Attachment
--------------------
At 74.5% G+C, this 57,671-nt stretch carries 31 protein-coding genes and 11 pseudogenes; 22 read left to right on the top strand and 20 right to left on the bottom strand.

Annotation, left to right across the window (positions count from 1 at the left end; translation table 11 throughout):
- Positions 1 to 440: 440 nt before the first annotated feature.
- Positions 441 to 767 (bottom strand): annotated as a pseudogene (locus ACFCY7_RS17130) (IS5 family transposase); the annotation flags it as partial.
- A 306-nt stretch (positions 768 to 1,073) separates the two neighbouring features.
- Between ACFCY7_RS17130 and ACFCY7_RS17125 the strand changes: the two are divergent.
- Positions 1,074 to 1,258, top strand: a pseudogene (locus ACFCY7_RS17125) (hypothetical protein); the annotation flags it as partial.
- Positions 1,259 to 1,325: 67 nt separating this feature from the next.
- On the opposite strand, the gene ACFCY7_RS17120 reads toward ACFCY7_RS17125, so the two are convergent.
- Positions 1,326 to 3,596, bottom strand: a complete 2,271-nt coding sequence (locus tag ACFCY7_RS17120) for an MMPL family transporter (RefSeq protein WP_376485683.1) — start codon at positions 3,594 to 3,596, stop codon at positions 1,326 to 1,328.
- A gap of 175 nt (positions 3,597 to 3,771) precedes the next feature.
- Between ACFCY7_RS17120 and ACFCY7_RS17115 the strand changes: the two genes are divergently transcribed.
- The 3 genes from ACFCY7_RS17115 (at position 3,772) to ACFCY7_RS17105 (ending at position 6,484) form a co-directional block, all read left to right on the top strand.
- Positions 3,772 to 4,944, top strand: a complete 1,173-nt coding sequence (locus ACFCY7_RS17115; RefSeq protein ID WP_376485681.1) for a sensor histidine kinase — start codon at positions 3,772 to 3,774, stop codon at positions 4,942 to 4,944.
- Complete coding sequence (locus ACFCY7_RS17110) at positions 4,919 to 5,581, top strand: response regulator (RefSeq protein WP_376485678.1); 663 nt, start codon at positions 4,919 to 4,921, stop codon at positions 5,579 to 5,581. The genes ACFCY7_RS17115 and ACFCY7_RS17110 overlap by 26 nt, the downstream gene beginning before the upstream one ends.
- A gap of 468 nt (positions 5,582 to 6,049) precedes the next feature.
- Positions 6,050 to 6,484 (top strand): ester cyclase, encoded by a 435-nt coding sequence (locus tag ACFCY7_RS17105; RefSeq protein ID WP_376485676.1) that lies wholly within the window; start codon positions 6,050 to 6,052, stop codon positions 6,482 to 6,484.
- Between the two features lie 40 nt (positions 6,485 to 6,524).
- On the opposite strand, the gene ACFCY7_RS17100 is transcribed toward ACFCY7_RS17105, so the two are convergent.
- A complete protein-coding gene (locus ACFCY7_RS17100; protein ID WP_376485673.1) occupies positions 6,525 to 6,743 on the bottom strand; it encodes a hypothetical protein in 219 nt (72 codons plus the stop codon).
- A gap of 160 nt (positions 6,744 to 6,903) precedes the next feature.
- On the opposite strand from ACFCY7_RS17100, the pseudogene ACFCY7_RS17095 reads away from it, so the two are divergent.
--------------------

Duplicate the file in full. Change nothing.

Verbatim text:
At 74.5% G+C, this 57,671-nt stretch carries 31 protein-coding genes and 11 pseudogenes; 22 read left to right on the top strand and 20 right to left on the bottom strand.

Annotation, left to right across the window (positions count from 1 at the left end; translation table 11 throughout):
- Positions 1 to 440: 440 nt before the first annotated feature.
- Positions 441 to 767 (bottom strand): annotated as a pseudogene (locus ACFCY7_RS17130) (IS5 family transposase); the annotation flags it as partial.
- A 306-nt stretch (positions 768 to 1,073) separates the two neighbouring features.
- Between ACFCY7_RS17130 and ACFCY7_RS17125 the strand changes: the two are divergent.
- Positions 1,074 to 1,258, top strand: a pseudogene (locus ACFCY7_RS17125) (hypothetical protein); the annotation flags it as partial.
- Positions 1,259 to 1,325: 67 nt separating this feature from the next.
- On the opposite strand, the gene ACFCY7_RS17120 reads toward ACFCY7_RS17125, so the two are convergent.
- Positions 1,326 to 3,596, bottom strand: a complete 2,271-nt coding sequence (locus tag ACFCY7_RS17120) for an MMPL family transporter (RefSeq protein WP_376485683.1) — start codon at positions 3,594 to 3,596, stop codon at positions 1,326 to 1,328.
- A gap of 175 nt (positions 3,597 to 3,771) precedes the next feature.
- Between ACFCY7_RS17120 and ACFCY7_RS17115 the strand changes: the two genes are divergently transcribed.
- The 3 genes from ACFCY7_RS17115 (at position 3,772) to ACFCY7_RS17105 (ending at position 6,484) form a co-directional block, all read left to right on the top strand.
- Positions 3,772 to 4,944, top strand: a complete 1,173-nt coding sequence (locus ACFCY7_RS17115; RefSeq protein ID WP_376485681.1) for a sensor histidine kinase — start codon at positions 3,772 to 3,774, stop codon at positions 4,942 to 4,944.
- Complete coding sequence (locus ACFCY7_RS17110) at positions 4,919 to 5,581, top strand: response regulator (RefSeq protein WP_376485678.1); 663 nt, start codon at positions 4,919 to 4,921, stop codon at positions 5,579 to 5,581. The genes ACFCY7_RS17115 and ACFCY7_RS17110 overlap by 26 nt, the downstream gene beginning before the upstream one ends.
- A gap of 468 nt (positions 5,582 to 6,049) precedes the next feature.
- Positions 6,050 to 6,484 (top strand): ester cyclase, encoded by a 435-nt coding sequence (locus tag ACFCY7_RS17105; RefSeq protein ID WP_376485676.1) that lies wholly within the window; start codon positions 6,050 to 6,052, stop codon positions 6,482 to 6,484.
- Between the two features lie 40 nt (positions 6,485 to 6,524).
- On the opposite strand, the gene ACFCY7_RS17100 is transcribed toward ACFCY7_RS17105, so the two are convergent.
- A complete protein-coding gene (locus ACFCY7_RS17100; protein ID WP_376485673.1) occupies positions 6,525 to 6,743 on the bottom strand; it encodes a hypothetical protein in 219 nt (72 codons plus the stop codon).
- A gap of 160 nt (positions 6,744 to 6,903) precedes the next feature.
- On the opposite strand from ACFCY7_RS17100, the pseudogene ACFCY7_RS17095 reads away from it, so the two are divergent.